Morales said that she was “thrilled” with the committee vote on L.D. 163 in part because it will require facilities to monitor pollution levels near their boundaries.

“I think it is a success for our community and other communities that may have these tanks in denser areas because we haven’t had that information,” Morales said. She also pointed out that the bill will require the DEP to report to lawmakers in 2022 on the initial results of monitoring and will require the board to periodically compare Maine’s emissions regulatory system with the “best practices” used by other states and the EPA.

One other provision of those rules would require facilities to collect site-specific emissions data semi-annually during the most active time of year for the tanks.

Roberta Zuckerman, a South Portland resident active with the organizations Protect South Portland and the Tank Emissions Coalition of Maine, said she was particularly pleased with the fenceline monitoring provision. Zuckerman said she hopes that next year the Legislature will revisit the issue of linking emissions licenses to health considerations in the local community.

While the bill wouldn’t contain everything she and other advocates wanted, she described it as “a significant step” that would be meaningful to people in the community concerned about the extent to which hazardous emissions are drifting into neighborhoods.

“This would be a really good step towards addressing people’s concerns and requiring transparency and accountability on the part of the emitters,” Zuckerman said.

Many of the core provisions in L.D. 163 were included in a January 2021 DEP report ordered by the Legislature that examined how to measure and control emissions from aboveground petroleum storage tanks. As a result, the department testified neither for nor against the bill.

One key difference is the requirement that facilities install so-called “fenceline monitoring.”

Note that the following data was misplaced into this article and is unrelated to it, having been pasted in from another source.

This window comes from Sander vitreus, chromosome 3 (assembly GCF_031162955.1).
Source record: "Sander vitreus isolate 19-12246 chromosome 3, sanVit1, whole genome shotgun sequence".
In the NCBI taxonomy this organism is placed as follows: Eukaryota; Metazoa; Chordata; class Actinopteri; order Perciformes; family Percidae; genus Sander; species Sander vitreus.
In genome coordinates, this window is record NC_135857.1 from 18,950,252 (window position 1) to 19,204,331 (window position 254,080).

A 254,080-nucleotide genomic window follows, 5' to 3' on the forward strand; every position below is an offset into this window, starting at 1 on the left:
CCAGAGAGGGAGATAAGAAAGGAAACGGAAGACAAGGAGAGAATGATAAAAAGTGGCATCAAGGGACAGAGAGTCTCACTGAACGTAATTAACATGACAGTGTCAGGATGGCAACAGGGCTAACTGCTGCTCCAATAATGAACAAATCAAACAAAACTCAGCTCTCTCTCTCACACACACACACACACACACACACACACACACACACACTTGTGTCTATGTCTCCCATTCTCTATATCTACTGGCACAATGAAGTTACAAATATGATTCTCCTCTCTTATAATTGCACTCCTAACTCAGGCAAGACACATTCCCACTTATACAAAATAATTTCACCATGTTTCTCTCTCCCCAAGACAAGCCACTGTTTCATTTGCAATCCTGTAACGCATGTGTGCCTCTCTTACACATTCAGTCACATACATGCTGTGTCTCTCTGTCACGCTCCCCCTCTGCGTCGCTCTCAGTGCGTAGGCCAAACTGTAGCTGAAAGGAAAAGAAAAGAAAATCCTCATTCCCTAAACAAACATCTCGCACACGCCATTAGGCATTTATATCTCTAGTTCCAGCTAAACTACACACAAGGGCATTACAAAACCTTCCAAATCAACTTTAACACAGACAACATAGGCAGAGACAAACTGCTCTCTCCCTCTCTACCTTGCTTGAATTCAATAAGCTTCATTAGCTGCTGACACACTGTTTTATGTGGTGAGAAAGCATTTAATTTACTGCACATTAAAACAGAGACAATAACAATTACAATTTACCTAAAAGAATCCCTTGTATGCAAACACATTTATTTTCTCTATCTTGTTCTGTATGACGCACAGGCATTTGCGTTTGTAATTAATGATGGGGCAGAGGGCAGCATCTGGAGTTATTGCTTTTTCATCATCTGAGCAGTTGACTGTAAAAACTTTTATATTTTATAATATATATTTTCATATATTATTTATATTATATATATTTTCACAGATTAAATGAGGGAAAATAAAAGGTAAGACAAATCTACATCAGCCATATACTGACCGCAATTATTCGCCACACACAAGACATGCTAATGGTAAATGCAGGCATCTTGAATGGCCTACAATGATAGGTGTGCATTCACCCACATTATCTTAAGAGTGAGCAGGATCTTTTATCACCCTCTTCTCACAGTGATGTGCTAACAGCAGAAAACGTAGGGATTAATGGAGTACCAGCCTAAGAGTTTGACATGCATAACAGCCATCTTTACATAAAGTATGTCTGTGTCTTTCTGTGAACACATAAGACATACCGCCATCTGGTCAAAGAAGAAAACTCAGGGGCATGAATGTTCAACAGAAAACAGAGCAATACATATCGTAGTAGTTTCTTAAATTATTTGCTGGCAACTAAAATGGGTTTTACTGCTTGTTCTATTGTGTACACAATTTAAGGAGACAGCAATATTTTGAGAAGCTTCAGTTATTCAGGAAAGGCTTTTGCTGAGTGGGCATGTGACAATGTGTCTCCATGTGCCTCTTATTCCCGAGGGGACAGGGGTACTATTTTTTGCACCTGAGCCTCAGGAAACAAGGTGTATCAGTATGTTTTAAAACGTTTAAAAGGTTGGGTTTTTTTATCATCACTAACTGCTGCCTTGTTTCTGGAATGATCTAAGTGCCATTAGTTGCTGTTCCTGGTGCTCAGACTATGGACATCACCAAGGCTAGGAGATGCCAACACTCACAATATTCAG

Carney noted that fenceline monitoring – low-cost systems used to track emissions levels – already is required by the EPA at refineries and other types of facilities. The technology is particularly useful with floating-roof tanks where emissions are more difficult to track.

“So it is really important for us to understand what is being emitted, so fortunately we do have this technology, the fenceline monitoring, that will allow us to do it,” Carney said.

In written testimony submitted to the committee last week, Kathryn Clay with the International Liquid Terminals Association called some of the requirements discussed in L.D. 163 “extremely aggressive and expensive,” and suggested they will only increase the costs Mainers pay for fuel. Clay noted that vehicles are a far larger emissions source of volatile organic compounds, or VOCs, than petroleum tanks.

Clay told lawmakers that “there is not an air quality emergency in Maine or South Portland that would require dramatic and immediate action.”

“ILTA is more than willing to share information demonstrating that liquid terminals should not be the focus of additional regulations when there are so many other sources of air contaminants in Maine and there is no evidence that air quality is significantly affecting public health in South Portland,” Clay wrote.